A used car purchase is often a great way to save money on interest and depreciation. But, without proper research, you can end up with a vehicle you will regret. You can put the odds of buying a used car in your favor with thorough research and inspection. The following inspection checklist will help you make a more informed decision when buying a used car.

Start with Research

One of the most important things to do before purchasing a used car is do relevant research. Knowing what kind of car you want to buy, what you want to use it for, what’s available and what fits your bill the best, are questions that need to be answered in advance. Once you’ve shortlisted a few models, you can follow the research checklist below and assess the vehicles.

Research Checklist

  • Understanding the common defects and problems with the car
  • How much will it cost to maintain the car over the period of a few years
  • What immediate repair costs will need to be borne by you
  • For how long do you think the vehicle will last in a decent condition
  • What features does it provide

Once you’ve narrowed down on the car using the above checklist, you will need to ensure a proper exterior and interior check.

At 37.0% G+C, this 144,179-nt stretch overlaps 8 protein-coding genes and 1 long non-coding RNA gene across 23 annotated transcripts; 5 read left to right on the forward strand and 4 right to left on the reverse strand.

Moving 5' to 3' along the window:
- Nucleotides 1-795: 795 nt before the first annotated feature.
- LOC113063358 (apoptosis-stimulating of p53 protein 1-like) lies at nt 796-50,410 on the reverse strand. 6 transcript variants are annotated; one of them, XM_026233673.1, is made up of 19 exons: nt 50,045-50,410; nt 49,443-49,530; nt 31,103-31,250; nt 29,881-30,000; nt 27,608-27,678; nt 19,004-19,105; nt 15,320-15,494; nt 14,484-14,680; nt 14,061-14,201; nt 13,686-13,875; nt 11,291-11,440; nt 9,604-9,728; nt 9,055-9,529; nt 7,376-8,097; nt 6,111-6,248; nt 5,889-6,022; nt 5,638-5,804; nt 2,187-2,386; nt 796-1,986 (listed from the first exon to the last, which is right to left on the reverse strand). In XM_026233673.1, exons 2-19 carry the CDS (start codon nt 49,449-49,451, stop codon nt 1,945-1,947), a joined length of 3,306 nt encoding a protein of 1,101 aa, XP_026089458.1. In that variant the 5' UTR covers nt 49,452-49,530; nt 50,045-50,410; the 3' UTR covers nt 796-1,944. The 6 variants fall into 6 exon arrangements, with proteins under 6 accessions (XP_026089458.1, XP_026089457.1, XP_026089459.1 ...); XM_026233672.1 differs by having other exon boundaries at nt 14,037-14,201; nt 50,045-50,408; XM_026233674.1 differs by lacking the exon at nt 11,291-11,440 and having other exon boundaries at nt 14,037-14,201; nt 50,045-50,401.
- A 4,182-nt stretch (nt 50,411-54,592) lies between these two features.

Exterior Check

  • Check for body condition dents, rust, scratches, etc.
  • Quick look for uneven panels or mismatched paint
  • Ease of opening and shutting the doors, hood and trunk
  • Age and condition of the tire and its tread
  • Basic check for the light functions, horn, mirrors etc.

Interior Check

  • Signs of moisture or liquid damage
  • Unusual smells in the car
  • Overly worn out car interiors
  • Ease of adjusting the seats
  • Check for the condition of AC and music player
  • Condition of controls and switches

Check Under the Hood

Even if you’re not a mechanic, there are a few things you can look for under the hood, as this will determine the condition of the used car. You can look at the belts and hoses to check for wear and tear. You will need to make sure the radiator isn’t stained or cracked. Any kind of leakage or fluid dripping is a cause for concern.

Next, you can check all the fluids in the car – engine oil, transmission, power steering and brake. Ensure the fluid levels are good and the oil color is a warm brown. Dark brown or black oil means there’s a need for it to be changed. This might say something about how the car is maintained.

Take It for A Test Drive

The final and the most crucial part of your inspection is to take the car for a drive. Ideally, you need to take the car both on the highway and city streets. Speed variations and a climb & descend on a hill should say a lot about the condition of the car. This is the time to look for any unusual vibrations or noises. Make sure the gear transmission is smooth and the brakes work just fine. You can also check the exhaust and make sure it’s not cloudy and white, black or blue.